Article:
Tequila and Mezcal
Both Tequila and Mezcal hold a denomination of origin, they must follow strict guidelines in order to be produced and more importantly commercialized. From the variety of Agave used for their production to the geographical location. The denominations of origin for Tequila and specially Mezcal continue to change to this date, however, it is of outmost importance to make sure that the products we consume are certified and registered which will mean that we’re consuming what we expect from each brand.
Every batch of Tequila must be twice distilled according to government regulation (CRT). After a second distillation the tequila must be cut down with water to its desired alcohol percentage (ABV) prior to being bottled, rested or aged. Mezcal follows the same process, however, can be distilled up to three times according to government regulation (CRM).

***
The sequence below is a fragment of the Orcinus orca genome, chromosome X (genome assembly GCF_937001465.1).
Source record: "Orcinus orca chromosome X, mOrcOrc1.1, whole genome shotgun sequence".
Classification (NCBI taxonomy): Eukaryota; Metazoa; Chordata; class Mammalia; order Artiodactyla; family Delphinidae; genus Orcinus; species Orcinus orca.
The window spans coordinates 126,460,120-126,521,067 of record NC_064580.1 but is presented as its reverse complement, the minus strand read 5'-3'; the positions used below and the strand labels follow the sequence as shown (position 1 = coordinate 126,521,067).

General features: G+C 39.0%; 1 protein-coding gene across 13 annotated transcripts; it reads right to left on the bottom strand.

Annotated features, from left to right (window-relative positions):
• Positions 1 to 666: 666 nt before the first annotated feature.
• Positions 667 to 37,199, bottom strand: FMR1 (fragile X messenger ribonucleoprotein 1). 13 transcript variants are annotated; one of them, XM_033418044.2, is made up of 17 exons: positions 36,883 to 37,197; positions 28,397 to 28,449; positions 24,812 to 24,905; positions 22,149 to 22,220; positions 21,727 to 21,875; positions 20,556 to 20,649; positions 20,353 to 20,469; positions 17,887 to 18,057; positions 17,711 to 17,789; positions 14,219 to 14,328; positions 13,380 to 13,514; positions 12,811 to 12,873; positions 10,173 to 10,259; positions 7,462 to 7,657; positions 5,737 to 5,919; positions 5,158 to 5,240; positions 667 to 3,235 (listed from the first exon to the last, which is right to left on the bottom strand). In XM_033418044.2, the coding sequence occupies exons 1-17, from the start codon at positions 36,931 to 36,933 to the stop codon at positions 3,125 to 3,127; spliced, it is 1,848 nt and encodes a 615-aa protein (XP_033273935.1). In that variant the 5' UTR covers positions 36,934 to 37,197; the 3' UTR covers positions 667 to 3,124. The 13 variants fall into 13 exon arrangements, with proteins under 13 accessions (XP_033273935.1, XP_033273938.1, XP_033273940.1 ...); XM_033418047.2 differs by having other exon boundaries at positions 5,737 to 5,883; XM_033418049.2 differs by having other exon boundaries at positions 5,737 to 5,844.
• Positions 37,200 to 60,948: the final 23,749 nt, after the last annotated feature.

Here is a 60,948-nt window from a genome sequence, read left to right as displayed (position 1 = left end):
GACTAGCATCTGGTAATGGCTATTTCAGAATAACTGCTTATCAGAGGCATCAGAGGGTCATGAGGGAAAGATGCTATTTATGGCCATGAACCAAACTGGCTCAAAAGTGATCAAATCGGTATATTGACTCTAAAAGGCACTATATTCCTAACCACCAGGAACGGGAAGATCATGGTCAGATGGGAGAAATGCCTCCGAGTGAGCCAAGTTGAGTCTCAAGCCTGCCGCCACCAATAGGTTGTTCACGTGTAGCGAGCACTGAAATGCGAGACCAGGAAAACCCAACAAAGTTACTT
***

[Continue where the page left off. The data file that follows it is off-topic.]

The CRT (Consejo Regulador De Tequila) is the government regulation responsible for certifying Tequila and The CRM (Consejo Regulador De Mezcal) is its counterpart responsible for certifying Mezcal. Both the CRT and CRM are responsible for quality control and send representatives to distilleries on a daily basis whose task is to inspect the liquid that is to be bottled as Tequila 100% Agave, Tequila Mixto or Mezcal. In the case of aged Tequila, the barrels used for any ageing process are stamped as they are filled on premise to ensure the barrel is only opened once, upon bottling. In both cases each council aims to regulate any liquid sold as Tequila or Mezcal by certifying it under strict guidelines before it can be exported and or sold nationally.